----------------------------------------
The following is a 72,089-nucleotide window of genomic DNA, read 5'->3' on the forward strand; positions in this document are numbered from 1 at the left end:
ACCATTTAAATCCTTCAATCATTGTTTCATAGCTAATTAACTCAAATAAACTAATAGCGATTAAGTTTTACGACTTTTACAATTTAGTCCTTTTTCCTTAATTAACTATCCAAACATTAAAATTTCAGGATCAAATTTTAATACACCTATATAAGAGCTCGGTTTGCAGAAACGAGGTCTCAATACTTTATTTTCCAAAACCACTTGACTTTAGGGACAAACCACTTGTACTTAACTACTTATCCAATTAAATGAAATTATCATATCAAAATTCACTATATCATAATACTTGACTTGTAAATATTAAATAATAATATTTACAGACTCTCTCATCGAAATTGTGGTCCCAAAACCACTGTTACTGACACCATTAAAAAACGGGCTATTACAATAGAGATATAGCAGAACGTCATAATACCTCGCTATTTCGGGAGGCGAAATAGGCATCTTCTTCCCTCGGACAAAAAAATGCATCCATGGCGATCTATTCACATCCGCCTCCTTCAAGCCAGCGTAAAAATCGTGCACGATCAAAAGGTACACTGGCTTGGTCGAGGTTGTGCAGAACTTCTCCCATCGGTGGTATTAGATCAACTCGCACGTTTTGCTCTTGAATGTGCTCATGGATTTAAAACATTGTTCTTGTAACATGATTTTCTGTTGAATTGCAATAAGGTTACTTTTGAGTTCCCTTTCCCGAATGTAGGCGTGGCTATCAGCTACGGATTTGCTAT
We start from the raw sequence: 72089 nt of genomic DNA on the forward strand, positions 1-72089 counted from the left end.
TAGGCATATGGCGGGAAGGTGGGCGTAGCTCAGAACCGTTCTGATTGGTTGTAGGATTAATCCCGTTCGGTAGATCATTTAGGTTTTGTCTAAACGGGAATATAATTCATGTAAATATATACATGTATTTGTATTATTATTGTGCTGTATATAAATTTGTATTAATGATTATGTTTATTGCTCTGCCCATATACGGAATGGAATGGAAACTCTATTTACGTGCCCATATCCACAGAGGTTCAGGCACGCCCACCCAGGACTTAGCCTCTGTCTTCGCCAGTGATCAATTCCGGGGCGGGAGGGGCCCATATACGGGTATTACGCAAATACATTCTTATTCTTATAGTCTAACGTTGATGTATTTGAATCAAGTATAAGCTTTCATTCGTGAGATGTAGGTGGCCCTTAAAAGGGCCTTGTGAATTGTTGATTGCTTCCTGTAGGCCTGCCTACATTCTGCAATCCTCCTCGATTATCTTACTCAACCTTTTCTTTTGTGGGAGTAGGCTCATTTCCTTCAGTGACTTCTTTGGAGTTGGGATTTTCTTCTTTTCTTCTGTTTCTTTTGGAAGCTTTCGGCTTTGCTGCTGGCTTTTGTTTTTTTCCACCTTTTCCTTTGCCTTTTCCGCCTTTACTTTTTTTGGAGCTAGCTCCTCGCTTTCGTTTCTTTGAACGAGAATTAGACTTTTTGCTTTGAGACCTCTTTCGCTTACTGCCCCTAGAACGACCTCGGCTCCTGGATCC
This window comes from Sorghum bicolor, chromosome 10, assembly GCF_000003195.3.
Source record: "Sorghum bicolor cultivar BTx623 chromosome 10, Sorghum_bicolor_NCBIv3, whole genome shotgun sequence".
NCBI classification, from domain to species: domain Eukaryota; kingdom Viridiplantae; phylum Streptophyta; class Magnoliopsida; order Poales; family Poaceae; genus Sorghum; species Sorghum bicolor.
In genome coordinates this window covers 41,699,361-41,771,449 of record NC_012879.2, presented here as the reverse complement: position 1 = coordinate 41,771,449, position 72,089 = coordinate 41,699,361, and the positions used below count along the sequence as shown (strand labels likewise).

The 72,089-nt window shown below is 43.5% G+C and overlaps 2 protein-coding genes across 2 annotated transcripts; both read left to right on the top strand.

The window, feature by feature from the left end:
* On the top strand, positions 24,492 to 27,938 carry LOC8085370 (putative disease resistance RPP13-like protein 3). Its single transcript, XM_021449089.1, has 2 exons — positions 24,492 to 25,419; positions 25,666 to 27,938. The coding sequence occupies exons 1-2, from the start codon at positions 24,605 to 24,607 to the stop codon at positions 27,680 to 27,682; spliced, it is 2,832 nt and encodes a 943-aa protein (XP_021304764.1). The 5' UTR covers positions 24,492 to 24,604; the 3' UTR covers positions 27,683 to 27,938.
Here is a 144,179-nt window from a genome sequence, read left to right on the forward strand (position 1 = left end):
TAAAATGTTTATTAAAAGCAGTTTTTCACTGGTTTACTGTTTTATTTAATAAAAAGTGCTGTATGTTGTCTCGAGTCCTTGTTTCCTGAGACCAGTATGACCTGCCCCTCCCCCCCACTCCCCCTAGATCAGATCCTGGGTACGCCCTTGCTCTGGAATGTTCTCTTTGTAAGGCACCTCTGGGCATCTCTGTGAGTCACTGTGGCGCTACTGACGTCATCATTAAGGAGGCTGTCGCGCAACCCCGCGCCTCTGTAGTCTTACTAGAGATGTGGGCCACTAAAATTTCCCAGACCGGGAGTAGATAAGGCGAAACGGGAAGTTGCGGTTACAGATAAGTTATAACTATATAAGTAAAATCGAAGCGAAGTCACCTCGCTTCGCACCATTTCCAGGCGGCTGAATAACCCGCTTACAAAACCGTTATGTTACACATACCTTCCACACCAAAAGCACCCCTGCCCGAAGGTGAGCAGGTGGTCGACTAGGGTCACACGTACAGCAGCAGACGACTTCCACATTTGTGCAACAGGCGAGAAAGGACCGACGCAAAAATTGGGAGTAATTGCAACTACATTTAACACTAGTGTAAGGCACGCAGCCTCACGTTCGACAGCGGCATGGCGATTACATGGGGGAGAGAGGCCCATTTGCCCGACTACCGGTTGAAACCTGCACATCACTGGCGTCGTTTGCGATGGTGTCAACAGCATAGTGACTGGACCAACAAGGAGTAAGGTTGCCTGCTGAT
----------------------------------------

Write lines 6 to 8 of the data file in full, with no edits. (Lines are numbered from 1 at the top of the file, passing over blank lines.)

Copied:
Source record: "Sorghum bicolor cultivar BTx623 chromosome 10, Sorghum_bicolor_NCBIv3, whole genome shotgun sequence".
NCBI classification, from domain to species: domain Eukaryota; kingdom Viridiplantae; phylum Streptophyta; class Magnoliopsida; order Poales; family Poaceae; genus Sorghum; species Sorghum bicolor.
In genome coordinates this window covers 41,699,361-41,771,449 of record NC_012879.2, presented here as the reverse complement: position 1 = coordinate 41,771,449, position 72,089 = coordinate 41,699,361, and the positions used below count along the sequence as shown (strand labels likewise).